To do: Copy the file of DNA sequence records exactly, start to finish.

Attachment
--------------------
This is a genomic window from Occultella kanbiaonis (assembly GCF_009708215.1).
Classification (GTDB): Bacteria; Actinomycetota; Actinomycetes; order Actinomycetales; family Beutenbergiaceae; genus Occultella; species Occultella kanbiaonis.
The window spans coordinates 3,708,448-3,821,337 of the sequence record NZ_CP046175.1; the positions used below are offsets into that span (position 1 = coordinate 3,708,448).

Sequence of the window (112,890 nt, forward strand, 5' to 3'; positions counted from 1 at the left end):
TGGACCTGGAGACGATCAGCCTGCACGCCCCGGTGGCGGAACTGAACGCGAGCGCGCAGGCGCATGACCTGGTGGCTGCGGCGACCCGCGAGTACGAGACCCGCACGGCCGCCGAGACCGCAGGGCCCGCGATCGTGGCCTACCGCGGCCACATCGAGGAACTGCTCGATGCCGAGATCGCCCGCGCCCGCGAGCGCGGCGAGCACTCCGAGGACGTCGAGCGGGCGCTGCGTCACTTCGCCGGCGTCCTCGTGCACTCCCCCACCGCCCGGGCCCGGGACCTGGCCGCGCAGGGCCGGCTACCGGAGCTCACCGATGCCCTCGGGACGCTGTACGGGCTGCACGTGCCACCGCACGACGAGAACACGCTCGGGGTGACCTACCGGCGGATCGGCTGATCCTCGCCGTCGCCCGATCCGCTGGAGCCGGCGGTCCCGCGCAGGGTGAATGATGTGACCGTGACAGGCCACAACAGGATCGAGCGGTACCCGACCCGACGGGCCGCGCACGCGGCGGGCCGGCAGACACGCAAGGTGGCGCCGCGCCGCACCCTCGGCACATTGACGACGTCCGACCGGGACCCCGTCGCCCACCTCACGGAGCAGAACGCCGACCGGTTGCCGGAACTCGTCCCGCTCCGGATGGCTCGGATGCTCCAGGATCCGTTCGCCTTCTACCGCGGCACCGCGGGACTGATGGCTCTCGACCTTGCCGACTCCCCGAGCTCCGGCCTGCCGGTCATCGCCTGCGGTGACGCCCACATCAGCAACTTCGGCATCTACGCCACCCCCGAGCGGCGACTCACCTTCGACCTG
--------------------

This is a genomic window from Occultella kanbiaonis (assembly GCF_009708215.1).
Classification (GTDB): Bacteria; Actinomycetota; Actinomycetes; order Actinomycetales; family Beutenbergiaceae; genus Occultella; species Occultella kanbiaonis.
The window spans coordinates 3,708,448-3,821,337 of the sequence record NZ_CP046175.1; the positions used below are offsets into that span (position 1 = coordinate 3,708,448).

Sequence of the window (112,890 nt, forward strand, 5' to 3'; positions counted from 1 at the left end):
TGGACCTGGAGACGATCAGCCTGCACGCCCCGGTGGCGGAACTGAACGCGAGCGCGCAGGCGCATGACCTGGTGGCTGCGGCGACCCGCGAGTACGAGACCCGCACGGCCGCCGAGACCGCAGGGCCCGCGATCGTGGCCTACCGCGGCCACATCGAGGAACTGCTCGATGCCGAGATCGCCCGCGCCCGCGAGCGCGGCGAGCACTCCGAGGACGTCGAGCGGGCGCTGCGTCACTTCGCCGGCGTCCTCGTGCACTCCCCCACCGCCCGGGCCCGGGACCTGGCCGCGCAGGGCCGGCTACCGGAGCTCACCGATGCCCTCGGGACGCTGTACGGGCTGCACGTGCCACCGCACGACGAGAACACGCTCGGGGTGACCTACCGGCGGATCGGCTGATCCTCGCCGTCGCCCGATCCGCTGGAGCCGGCGGTCCCGCGCAGGGTGAATGATGTGACCGTGACAGGCCACAACAGGATCGAGCGGTACCCGACCCGACGGGCCGCGCACGCGGCGGGCCGGCAGACACGCAAGGTGGCGCCGCGCCGCACCCTCGGCACATTGACGACGTCCGACCGGGACCCCGTCGCCCACCTCACGGAGCAGAACGCCGACCGGTTGCCGGAACTCGTCCCGCTCCGGATGGCTCGGATGCTCCAGGATCCGTTCGCCTTCTACCGCGGCACCGCGGGACTGATGGCTCTCGACCTTGCCGACTCCCCGAGCTCCGGCCTGCCGGTCATCGCCTGCGGTGACGCCCACATCAGCAACTTCGGCATCTACGCCACCCCCGAGCGGCGACTCACCTTCGACCTG